WELLINGTON, New Zealand (AP) — The world champion All Blacks are refusing to be lulled by the almost universal expectation they will win the second rugby test on Saturday to extend their 63-year winning streak over Wales and clinch the three-test series with a match to spare.
The Welsh team faces an immense challenge after its morale-sapping 39-21 loss to New Zealand in last weekend's first test and the 40-7 defeat of its second-string lineup by Super Rugby's Chiefs during the weekend.
But All Blacks coach Steve Hansen believes those setbacks will serve only to inspire Wales in Saturday's match. Wales led New Zealand after an hour last weekend before being overrun by three tries in the last 18 minutes.
"They're hurting right now and that makes them dangerous," Hansen said.
Wales' performance in Auckland didn't catch the All Blacks by surprise. They had promised to be bold in their approach to the game and they were, scoring two brilliant first-half tries after trailing 15-5 to take an unexpected lead to halftime.
They held the lead until the All Blacks' superior depth off the bench finally told.
"I thought we played some good rugby for 60 minutes but you have to play for 80," Wales' New Zealand-born coach Warren Gatland said. New Zealand "just keep coming at you, they're relentless.
"We've looked at ourselves and perhaps there were a couple of opportunities just before halftime where potentially we should have scored. You take a couple of those opportunities."
Tuesday's loss to a heavily-depleted Chiefs lineup was an even harsher lesson for Wales' fringe players who'd hoped to challenge incumbent test players for their places.
The Welsh team for the match was heavy with experience, including test captain Sam Warburton, and dominated possession through its strong set pieces. But the Chiefs, who were without their eight current All Blacks and as many as 10 other players who were injured or unavailable, crushed them by six tries to two.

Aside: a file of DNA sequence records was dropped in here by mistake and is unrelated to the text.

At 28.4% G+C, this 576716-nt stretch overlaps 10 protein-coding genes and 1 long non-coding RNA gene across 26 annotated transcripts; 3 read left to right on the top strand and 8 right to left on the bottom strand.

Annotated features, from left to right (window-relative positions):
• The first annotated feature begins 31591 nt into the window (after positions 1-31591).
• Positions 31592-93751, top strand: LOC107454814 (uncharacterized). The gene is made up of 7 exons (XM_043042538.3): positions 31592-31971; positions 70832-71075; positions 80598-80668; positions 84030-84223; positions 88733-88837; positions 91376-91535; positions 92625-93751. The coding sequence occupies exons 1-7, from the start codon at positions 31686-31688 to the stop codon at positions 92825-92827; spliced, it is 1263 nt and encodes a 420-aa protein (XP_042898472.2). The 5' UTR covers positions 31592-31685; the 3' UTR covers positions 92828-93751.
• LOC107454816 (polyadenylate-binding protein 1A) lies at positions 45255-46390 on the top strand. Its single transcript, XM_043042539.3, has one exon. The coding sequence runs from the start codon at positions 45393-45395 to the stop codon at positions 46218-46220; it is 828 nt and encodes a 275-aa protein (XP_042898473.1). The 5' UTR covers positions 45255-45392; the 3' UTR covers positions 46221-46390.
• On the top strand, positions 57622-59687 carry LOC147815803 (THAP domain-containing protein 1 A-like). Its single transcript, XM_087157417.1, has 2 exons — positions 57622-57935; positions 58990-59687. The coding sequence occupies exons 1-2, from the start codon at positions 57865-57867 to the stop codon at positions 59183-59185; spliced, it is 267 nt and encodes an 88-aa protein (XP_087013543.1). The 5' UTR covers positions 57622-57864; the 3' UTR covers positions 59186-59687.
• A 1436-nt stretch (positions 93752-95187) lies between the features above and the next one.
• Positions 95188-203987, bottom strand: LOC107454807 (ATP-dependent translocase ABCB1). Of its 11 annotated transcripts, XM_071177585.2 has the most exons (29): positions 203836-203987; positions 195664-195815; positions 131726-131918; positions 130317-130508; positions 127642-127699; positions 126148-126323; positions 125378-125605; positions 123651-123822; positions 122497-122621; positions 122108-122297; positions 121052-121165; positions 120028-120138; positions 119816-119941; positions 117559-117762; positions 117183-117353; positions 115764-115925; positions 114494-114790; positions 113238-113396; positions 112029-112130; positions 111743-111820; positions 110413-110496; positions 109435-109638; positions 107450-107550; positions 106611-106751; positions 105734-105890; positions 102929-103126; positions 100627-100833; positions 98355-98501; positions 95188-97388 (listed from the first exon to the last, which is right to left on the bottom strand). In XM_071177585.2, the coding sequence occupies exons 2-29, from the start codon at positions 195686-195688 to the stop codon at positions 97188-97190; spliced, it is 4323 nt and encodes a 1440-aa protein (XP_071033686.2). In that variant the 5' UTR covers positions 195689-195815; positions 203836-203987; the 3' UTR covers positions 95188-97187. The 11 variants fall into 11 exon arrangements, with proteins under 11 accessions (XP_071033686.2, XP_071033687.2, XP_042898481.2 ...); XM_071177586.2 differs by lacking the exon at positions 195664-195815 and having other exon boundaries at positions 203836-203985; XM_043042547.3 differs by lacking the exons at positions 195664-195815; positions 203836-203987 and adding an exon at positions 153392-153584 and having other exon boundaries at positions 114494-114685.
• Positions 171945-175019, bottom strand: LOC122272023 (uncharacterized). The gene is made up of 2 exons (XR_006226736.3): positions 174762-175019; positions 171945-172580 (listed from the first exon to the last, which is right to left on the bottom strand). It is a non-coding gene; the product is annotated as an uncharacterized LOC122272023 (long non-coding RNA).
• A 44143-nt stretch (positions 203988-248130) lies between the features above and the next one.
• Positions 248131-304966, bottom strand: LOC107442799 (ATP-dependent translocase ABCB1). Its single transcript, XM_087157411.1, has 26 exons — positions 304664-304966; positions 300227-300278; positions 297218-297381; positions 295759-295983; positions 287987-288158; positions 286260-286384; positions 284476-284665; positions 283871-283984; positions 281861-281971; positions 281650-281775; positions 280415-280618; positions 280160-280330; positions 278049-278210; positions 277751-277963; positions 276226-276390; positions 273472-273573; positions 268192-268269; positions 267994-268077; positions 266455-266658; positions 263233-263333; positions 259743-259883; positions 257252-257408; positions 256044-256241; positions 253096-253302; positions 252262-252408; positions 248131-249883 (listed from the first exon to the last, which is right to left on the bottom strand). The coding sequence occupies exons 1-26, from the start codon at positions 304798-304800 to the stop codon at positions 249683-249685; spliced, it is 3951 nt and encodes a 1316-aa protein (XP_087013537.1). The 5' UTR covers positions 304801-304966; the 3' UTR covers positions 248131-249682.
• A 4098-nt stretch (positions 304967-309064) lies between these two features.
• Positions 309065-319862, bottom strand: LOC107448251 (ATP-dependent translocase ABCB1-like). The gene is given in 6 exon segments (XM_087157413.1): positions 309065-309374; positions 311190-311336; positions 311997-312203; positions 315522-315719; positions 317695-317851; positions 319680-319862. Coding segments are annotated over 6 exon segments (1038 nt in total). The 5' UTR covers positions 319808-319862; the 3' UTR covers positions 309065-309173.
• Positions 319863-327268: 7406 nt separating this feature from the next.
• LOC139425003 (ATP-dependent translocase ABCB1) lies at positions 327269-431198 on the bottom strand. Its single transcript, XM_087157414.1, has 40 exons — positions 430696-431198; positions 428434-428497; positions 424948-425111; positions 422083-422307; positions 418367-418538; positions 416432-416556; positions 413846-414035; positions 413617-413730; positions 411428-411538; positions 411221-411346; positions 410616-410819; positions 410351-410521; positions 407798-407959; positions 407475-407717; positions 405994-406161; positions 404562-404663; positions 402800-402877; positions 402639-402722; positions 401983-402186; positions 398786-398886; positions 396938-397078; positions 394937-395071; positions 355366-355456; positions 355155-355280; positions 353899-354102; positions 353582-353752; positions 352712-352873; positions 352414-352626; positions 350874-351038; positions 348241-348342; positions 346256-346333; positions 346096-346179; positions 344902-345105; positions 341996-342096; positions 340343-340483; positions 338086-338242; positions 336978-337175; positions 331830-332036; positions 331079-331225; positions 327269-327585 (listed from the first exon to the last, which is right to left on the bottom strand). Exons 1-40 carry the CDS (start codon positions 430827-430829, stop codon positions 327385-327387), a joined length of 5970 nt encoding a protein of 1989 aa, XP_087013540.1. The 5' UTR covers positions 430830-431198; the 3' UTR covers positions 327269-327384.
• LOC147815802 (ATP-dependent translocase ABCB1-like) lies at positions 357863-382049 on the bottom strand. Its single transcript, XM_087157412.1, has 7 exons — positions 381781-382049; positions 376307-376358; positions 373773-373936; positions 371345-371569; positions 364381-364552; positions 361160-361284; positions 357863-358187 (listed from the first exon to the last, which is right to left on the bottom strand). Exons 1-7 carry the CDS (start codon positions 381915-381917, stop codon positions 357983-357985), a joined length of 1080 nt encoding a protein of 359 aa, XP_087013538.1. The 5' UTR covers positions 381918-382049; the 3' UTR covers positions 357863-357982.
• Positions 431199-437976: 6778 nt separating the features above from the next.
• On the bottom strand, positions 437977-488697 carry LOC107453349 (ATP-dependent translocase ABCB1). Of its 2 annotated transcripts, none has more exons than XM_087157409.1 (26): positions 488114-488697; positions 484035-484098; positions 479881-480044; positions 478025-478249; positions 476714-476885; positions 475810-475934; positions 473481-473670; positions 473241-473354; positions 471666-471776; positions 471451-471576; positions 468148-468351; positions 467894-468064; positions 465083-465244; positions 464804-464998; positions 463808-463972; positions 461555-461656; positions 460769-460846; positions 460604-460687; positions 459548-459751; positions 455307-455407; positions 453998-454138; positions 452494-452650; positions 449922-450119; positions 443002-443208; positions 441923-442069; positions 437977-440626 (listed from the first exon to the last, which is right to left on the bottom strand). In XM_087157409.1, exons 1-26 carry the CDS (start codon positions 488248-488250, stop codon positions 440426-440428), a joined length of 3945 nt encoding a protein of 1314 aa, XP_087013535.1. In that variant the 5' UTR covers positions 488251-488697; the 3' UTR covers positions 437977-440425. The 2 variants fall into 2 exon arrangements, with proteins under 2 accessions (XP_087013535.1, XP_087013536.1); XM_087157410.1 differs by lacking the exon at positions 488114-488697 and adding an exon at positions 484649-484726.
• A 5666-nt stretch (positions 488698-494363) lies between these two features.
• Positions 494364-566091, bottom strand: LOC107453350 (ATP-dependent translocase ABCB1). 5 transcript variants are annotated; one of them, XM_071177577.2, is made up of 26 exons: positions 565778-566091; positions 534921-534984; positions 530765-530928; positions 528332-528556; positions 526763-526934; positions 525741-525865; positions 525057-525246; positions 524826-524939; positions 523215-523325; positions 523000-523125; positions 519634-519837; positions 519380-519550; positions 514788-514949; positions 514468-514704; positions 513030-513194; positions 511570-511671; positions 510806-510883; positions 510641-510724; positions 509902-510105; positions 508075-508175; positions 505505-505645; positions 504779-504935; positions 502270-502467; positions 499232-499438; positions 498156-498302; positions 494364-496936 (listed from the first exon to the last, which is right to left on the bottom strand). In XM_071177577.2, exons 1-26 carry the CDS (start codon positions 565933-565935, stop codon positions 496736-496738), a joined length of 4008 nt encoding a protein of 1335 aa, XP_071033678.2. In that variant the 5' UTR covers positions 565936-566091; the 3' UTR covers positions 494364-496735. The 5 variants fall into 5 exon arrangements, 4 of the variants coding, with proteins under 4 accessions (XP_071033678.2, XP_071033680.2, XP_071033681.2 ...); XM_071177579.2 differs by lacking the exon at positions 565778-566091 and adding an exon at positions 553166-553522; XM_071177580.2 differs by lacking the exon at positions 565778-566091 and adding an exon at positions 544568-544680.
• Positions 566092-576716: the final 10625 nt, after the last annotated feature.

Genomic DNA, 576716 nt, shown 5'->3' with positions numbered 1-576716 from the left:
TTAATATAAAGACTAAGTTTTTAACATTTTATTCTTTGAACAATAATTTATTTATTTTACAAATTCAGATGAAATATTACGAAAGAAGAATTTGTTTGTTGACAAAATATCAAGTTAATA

The match further emphasized to Wales the vast depth in New Zealand rugby and the fact that the high-paced, high-skill style of rugby is endemic to this nation, learned in childhood.
It played a part in Gatland's decision to make only two changes to his starting lineup for the second test. One of those was forced by an injury to star winger George North, who will miss the rest of the tour — Rhys Patchell has been handed an unexpected start at fullback, and Liam Williams shifted from that position to North's wing.
Lock Luke Charteris, who led Wales against the Chiefs, was chosen ahead of Bradley Davies, who drops to the reserves.
The All Blacks also made two personnel changes, dropping out-of-form winger Julian Savea, moving fullback Ben Smith to the wing and recalling Israel Dagg to start at fullback for his 50th test. Sam Whitelock also returns in place of Luke Romano at lock.
Hansen said he expected Wales to stick with the adventurous approach they used in Auckland.
"They've worked out that to play us they can't just go from penalties to scrum penalties, kick to the corners and go for lineouts," he said. "They're going to have to try and play a brand of rugby which they're actually quite good at playing.
"They've got good ball skills, hand-eye co-ordination's good and even on Saturday night when they did do it they looked good. So they'll be encouraged by that and will want to come out and have a real crack at us."